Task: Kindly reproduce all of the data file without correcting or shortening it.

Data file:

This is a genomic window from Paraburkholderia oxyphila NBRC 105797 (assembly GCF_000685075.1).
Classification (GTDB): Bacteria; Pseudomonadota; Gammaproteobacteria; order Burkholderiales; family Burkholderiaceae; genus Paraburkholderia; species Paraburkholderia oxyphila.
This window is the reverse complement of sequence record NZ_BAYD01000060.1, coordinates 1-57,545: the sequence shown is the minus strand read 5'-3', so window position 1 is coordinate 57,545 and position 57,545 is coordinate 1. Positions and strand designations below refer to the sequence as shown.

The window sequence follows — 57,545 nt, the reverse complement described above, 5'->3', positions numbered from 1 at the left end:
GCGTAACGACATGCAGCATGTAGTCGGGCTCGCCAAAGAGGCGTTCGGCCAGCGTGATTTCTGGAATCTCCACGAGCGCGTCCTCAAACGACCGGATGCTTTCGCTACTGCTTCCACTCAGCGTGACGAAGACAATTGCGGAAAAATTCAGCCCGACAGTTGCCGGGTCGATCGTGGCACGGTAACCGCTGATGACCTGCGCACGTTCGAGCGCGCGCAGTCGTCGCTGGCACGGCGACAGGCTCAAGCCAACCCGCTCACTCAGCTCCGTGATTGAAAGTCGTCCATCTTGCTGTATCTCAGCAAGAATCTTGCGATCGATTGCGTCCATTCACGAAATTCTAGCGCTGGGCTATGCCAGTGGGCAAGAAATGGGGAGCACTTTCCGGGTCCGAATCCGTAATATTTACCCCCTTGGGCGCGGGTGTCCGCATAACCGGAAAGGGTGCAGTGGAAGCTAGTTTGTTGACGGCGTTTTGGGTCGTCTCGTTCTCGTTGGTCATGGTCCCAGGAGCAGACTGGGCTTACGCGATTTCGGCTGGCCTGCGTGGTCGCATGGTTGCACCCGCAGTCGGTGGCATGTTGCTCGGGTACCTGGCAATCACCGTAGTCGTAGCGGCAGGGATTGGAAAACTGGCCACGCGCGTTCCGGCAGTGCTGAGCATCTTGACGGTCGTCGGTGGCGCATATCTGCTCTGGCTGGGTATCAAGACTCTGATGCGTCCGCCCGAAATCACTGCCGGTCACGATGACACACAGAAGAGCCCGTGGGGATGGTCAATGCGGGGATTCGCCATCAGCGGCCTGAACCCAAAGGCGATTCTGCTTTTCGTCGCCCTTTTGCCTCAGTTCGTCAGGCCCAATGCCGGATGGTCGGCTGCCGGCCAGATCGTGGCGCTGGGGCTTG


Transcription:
This is a genomic window from Paraburkholderia oxyphila NBRC 105797 (assembly GCF_000685075.1).
Classification (GTDB): Bacteria; Pseudomonadota; Gammaproteobacteria; order Burkholderiales; family Burkholderiaceae; genus Paraburkholderia; species Paraburkholderia oxyphila.
This window is the reverse complement of sequence record NZ_BAYD01000060.1, coordinates 1-57,545: the sequence shown is the minus strand read 5'-3', so window position 1 is coordinate 57,545 and position 57,545 is coordinate 1. Positions and strand designations below refer to the sequence as shown.

The window sequence follows — 57,545 nt, the reverse complement described above, 5'->3', positions numbered from 1 at the left end:
GCGTAACGACATGCAGCATGTAGTCGGGCTCGCCAAAGAGGCGTTCGGCCAGCGTGATTTCTGGAATCTCCACGAGCGCGTCCTCAAACGACCGGATGCTTTCGCTACTGCTTCCACTCAGCGTGACGAAGACAATTGCGGAAAAATTCAGCCCGACAGTTGCCGGGTCGATCGTGGCACGGTAACCGCTGATGACCTGCGCACGTTCGAGCGCGCGCAGTCGTCGCTGGCACGGCGACAGGCTCAAGCCAACCCGCTCACTCAGCTCCGTGATTGAAAGTCGTCCATCTTGCTGTATCTCAGCAAGAATCTTGCGATCGATTGCGTCCATTCACGAAATTCTAGCGCTGGGCTATGCCAGTGGGCAAGAAATGGGGAGCACTTTCCGGGTCCGAATCCGTAATATTTACCCCCTTGGGCGCGGGTGTCCGCATAACCGGAAAGGGTGCAGTGGAAGCTAGTTTGTTGACGGCGTTTTGGGTCGTCTCGTTCTCGTTGGTCATGGTCCCAGGAGCAGACTGGGCTTACGCGATTTCGGCTGGCCTGCGTGGTCGCATGGTTGCACCCGCAGTCGGTGGCATGTTGCTCGGGTACCTGGCAATCACCGTAGTCGTAGCGGCAGGGATTGGAAAACTGGCCACGCGCGTTCCGGCAGTGCTGAGCATCTTGACGGTCGTCGGTGGCGCATATCTGCTCTGGCTGGGTATCAAGACTCTGATGCGTCCGCCCGAAATCACTGCCGGTCACGATGACACACAGAAGAGCCCGTGGGGATGGTCAATGCGGGGATTCGCCATCAGCGGCCTGAACCCAAAGGCGATTCTGCTTTTCGTCGCCCTTTTGCCTCAGTTCGTCAGGCCCAATGCCGGATGGTCGGCTGCCGGCCAGATCGTGGCGCTGGGGCTTG